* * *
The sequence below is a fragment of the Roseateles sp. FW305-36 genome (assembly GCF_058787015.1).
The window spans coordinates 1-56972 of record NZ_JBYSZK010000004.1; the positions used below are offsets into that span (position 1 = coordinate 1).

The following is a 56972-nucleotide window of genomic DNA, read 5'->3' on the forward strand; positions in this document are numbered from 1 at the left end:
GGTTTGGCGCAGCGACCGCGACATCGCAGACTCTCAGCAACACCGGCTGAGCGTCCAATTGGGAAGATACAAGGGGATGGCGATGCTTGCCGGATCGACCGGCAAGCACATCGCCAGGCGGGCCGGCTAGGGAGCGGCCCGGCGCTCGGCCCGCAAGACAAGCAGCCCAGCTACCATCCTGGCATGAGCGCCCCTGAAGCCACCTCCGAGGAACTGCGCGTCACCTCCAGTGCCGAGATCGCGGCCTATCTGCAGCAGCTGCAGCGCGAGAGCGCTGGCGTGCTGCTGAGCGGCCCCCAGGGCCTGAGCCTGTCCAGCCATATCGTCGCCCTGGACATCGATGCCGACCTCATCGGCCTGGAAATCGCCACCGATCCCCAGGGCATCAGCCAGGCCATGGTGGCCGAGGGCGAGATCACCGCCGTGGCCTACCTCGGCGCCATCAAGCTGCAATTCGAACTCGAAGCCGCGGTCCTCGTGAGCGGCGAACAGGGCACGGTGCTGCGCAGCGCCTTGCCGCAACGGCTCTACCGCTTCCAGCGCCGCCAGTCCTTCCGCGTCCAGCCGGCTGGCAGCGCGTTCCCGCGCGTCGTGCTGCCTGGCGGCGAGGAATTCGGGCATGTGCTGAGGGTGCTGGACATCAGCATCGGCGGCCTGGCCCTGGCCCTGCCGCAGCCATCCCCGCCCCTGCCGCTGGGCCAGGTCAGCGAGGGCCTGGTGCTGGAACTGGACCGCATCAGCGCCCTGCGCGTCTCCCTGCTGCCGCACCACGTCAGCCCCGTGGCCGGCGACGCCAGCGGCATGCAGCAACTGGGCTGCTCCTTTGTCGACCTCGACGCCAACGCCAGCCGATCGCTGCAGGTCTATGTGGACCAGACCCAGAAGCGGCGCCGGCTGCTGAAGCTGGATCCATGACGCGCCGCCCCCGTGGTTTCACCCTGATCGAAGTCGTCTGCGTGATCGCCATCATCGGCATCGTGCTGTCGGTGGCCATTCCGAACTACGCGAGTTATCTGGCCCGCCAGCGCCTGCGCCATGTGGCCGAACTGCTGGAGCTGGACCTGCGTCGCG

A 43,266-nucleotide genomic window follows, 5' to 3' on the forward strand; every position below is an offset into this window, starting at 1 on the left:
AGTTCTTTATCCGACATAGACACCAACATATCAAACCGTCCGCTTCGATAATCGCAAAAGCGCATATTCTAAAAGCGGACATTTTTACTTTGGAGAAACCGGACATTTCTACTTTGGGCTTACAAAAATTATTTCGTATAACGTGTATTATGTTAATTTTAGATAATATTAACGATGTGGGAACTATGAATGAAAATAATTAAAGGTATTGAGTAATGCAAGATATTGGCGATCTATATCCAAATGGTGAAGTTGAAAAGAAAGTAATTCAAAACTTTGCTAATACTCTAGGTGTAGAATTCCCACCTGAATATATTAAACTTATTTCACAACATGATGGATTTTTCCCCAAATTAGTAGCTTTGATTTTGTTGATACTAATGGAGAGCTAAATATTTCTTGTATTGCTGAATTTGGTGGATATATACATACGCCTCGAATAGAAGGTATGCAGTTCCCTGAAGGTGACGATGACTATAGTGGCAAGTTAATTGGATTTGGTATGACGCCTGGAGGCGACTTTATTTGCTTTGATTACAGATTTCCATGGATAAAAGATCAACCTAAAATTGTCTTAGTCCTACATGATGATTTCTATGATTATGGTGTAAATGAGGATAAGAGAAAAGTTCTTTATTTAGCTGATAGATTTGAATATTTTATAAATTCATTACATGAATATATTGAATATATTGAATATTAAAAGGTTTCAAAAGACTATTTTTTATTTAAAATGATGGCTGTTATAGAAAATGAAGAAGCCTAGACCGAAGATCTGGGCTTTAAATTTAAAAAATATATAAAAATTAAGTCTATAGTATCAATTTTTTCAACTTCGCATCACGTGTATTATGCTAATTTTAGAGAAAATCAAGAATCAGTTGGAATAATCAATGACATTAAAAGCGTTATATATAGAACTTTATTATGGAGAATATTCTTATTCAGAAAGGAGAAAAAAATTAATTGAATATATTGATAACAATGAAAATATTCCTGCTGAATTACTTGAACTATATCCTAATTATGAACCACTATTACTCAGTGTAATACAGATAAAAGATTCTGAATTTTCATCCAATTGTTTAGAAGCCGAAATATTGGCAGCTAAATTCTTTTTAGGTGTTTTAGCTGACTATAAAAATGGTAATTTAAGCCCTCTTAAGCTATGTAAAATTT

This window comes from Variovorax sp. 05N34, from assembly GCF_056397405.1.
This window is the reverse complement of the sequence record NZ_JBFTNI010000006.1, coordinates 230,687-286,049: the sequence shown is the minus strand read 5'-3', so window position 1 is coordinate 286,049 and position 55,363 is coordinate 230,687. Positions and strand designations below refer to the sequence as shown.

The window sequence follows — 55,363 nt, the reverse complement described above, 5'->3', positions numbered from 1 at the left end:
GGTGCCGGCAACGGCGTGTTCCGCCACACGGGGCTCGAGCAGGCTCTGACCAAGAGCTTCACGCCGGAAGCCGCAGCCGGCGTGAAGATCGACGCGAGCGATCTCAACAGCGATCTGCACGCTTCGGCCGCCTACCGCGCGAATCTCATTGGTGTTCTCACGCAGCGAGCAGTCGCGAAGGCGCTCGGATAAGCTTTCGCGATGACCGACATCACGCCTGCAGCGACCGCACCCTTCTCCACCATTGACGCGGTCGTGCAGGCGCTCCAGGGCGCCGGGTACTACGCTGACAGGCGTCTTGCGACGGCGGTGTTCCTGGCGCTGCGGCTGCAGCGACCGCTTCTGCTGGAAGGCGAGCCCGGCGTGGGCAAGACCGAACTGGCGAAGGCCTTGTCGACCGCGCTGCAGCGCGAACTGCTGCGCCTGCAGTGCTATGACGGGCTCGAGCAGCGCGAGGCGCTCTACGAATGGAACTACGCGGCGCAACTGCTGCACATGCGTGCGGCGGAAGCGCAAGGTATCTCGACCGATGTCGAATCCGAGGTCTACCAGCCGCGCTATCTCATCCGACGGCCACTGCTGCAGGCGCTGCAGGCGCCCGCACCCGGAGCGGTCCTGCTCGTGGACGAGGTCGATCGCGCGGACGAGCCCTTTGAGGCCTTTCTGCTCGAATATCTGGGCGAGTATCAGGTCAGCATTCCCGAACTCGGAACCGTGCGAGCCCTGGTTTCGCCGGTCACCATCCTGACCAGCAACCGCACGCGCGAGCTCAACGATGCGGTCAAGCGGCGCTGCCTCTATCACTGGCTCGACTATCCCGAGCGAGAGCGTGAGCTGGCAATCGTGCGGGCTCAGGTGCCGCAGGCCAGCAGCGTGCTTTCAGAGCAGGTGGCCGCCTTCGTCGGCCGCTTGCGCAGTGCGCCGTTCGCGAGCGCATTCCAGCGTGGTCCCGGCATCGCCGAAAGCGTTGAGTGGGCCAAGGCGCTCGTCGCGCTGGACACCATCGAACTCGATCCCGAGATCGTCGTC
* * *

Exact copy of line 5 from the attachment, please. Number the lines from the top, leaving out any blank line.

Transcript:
A 43,266-nucleotide genomic window follows, 5' to 3' on the forward strand; every position below is an offset into this window, starting at 1 on the left: